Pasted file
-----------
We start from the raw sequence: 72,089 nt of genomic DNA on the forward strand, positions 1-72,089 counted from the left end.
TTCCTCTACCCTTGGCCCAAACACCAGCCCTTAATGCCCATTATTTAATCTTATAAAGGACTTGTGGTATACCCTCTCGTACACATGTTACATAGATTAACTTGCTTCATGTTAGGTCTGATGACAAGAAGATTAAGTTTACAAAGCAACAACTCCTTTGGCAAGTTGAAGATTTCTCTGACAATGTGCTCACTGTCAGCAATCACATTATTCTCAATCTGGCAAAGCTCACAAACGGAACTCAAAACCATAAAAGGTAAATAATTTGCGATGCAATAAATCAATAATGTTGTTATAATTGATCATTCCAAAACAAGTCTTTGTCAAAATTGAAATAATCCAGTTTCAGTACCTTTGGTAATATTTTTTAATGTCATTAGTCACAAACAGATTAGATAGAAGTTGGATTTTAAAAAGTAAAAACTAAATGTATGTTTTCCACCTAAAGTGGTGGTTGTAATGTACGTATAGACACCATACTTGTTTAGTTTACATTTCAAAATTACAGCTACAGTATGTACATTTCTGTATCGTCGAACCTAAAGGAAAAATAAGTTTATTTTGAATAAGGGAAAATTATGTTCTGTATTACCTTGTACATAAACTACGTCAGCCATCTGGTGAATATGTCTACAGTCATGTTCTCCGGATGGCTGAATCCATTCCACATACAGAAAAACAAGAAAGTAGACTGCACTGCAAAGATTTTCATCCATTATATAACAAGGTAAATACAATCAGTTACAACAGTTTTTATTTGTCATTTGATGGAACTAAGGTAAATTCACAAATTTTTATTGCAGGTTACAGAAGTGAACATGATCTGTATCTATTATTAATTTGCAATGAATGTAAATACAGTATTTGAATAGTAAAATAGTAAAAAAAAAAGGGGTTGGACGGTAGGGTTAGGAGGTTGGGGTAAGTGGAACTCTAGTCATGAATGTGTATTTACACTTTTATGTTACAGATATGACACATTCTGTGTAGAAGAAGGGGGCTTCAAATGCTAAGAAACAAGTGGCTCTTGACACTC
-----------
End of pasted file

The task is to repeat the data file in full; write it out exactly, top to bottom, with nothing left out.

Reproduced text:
We start from the raw sequence: 72,089 nt of genomic DNA on the forward strand, positions 1-72,089 counted from the left end.
TTCCTCTACCCTTGGCCCAAACACCAGCCCTTAATGCCCATTATTTAATCTTATAAAGGACTTGTGGTATACCCTCTCGTACACATGTTACATAGATTAACTTGCTTCATGTTAGGTCTGATGACAAGAAGATTAAGTTTACAAAGCAACAACTCCTTTGGCAAGTTGAAGATTTCTCTGACAATGTGCTCACTGTCAGCAATCACATTATTCTCAATCTGGCAAAGCTCACAAACGGAACTCAAAACCATAAAAGGTAAATAATTTGCGATGCAATAAATCAATAATGTTGTTATAATTGATCATTCCAAAACAAGTCTTTGTCAAAATTGAAATAATCCAGTTTCAGTACCTTTGGTAATATTTTTTAATGTCATTAGTCACAAACAGATTAGATAGAAGTTGGATTTTAAAAAGTAAAAACTAAATGTATGTTTTCCACCTAAAGTGGTGGTTGTAATGTACGTATAGACACCATACTTGTTTAGTTTACATTTCAAAATTACAGCTACAGTATGTACATTTCTGTATCGTCGAACCTAAAGGAAAAATAAGTTTATTTTGAATAAGGGAAAATTATGTTCTGTATTACCTTGTACATAAACTACGTCAGCCATCTGGTGAATATGTCTACAGTCATGTTCTCCGGATGGCTGAATCCATTCCACATACAGAAAAACAAGAAAGTAGACTGCACTGCAAAGATTTTCATCCATTATATAACAAGGTAAATACAATCAGTTACAACAGTTTTTATTTGTCATTTGATGGAACTAAGGTAAATTCACAAATTTTTATTGCAGGTTACAGAAGTGAACATGATCTGTATCTATTATTAATTTGCAATGAATGTAAATACAGTATTTGAATAGTAAAATAGTAAAAAAAAAAGGGGTTGGACGGTAGGGTTAGGAGGTTGGGGTAAGTGGAACTCTAGTCATGAATGTGTATTTACACTTTTATGTTACAGATATGACACATTCTGTGTAGAAGAAGGGGGCTTCAAATGCTAAGAAACAAGTGGCTCTTGACACTC